I had one fear though. What if I freeze on stage? What if I forget what to do? What if I get a compile error and can't figure it out in front of the audience? (I have seen this happen to experienced speakers.) I tried to think of how to create some synthetic stress factor that would make me more prepared for the presentation. The solution for me was to record the coding session. I was really surprised how much the anxiety level rose from the fact that I was recording. During the first recording I had to stop after 1 minute because I couldn't remember how to continue. After a couple of recordings the fact that I was recording didn't affect me much.
I didn't know how many in the audience would be familiar with CodeRush and/or MVP. I was surprised on both polls of the audience. Only a couple had working knowledge of MVP and no-one used CodeRush. I had to spend more time than expected on explaining the purpose and workings of MVP. I then coded through the email sample while explaining almost every key stroke and every method. The hardest part was to go slow.
At the end of the meeting we raffled off a subscription to CodeRush and Refactor! Pro. The license was given by DevExpress. To see who the happy winner is go here.
In retrospect I found that the fact that so few in the audience knew about MVP bothered me a lot. I can accept the fact that people don't use CodeRush or R#. The tooling industry is so crowded that it's impossible to be familiar with every productivity tool out there. But not being familiar with well known design patterns, the basic pillars of development, is – let's just call it – surprising to me. I am generalizing here. But I guess that if you haven't heard of MVP, then Template method, State/strategy, Abstract Factory, Mediator and others are not in your development arsenal as well. If you were at the presentation and this does not apply to you, I apologize. Maybe you just never do UI development.
A thought that crossed my mind was if there was anything I could do to change this. I decided to create a video recording of the presentation sample and post it online.
I created a first draft and sent it to Mark Miller, the chief architect of .NET productivity tools at DevExpress. I asked him to comment on my usage of CodeRush and Refactor! Pro. He took the time to go through the video and returned his comments. So this way I learnt something as well. I incorporated some of the comments, others I will have to digest at my own pace.
After that Jackie agreed to post the video on the company web site. Julian from DevExpress also has some comments about he video.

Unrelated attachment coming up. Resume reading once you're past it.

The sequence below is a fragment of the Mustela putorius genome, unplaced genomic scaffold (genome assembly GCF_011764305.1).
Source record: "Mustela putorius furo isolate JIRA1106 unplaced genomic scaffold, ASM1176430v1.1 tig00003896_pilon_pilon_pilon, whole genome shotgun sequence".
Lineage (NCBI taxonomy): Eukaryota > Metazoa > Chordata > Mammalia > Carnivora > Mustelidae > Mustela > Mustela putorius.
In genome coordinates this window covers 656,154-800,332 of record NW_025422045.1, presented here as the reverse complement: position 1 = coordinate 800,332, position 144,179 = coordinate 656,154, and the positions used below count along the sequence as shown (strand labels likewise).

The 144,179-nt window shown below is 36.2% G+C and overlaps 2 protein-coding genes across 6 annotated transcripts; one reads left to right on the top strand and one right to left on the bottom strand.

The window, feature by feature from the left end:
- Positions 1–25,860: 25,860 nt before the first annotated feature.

You might ask yourself, why does he think coding productivity is so important. Time being a limited resource, he (that being me) obviously has spent some significant time learning the tools. There's more to coding productivity tools than speed. Coding productivity tools like CodeRush offload your brain when you code. Compare it to writing an important letter with a pen on paper. Every time you make a mistake you will have to start over or try to cover your mistake on the original paper. Compare this with writing the same letter in a word processor. Compared to the paper solution, it's cheap to err in a word processor. You can go at a higher speed, but that's not the major benefit. The major benefit is that because you don't have to be anxious about making mistakes, you can let your brain and intuition flow in a more efficient way. Don't like what you just did, correct it. Move a paragraph etc.
The same goes for coding. Are you coding against an implementation? Need an abstraction? It's there at the click of a button. See some old code with bad identifier names? At the click of a button (or keystroke) you can rename and update all references. Next time around that corner of code you have your refactored names and don't have to struggle. It takes some time to learn, but the CodeRush learning window will guide you through your coding presenting only the valid options based on the location of the Caret. I still pull up the learning window every now and then to see if I can pick up something new.
While we don't practice strict TDD at Renaissance tools like CodeRush is a real time saver when writing tests first. You can shape your API in the tests and then have CodeRush generate them.
I'm originally from Norway and have (still) spent most of my life there. I thinks it's cool that a Dane has linked to the video.
Takk skal du ha. Dersom du har noen korreksjoner eller forbedringer vil jeg gjerne se dem.
Update: The source from the video can be downloaded here.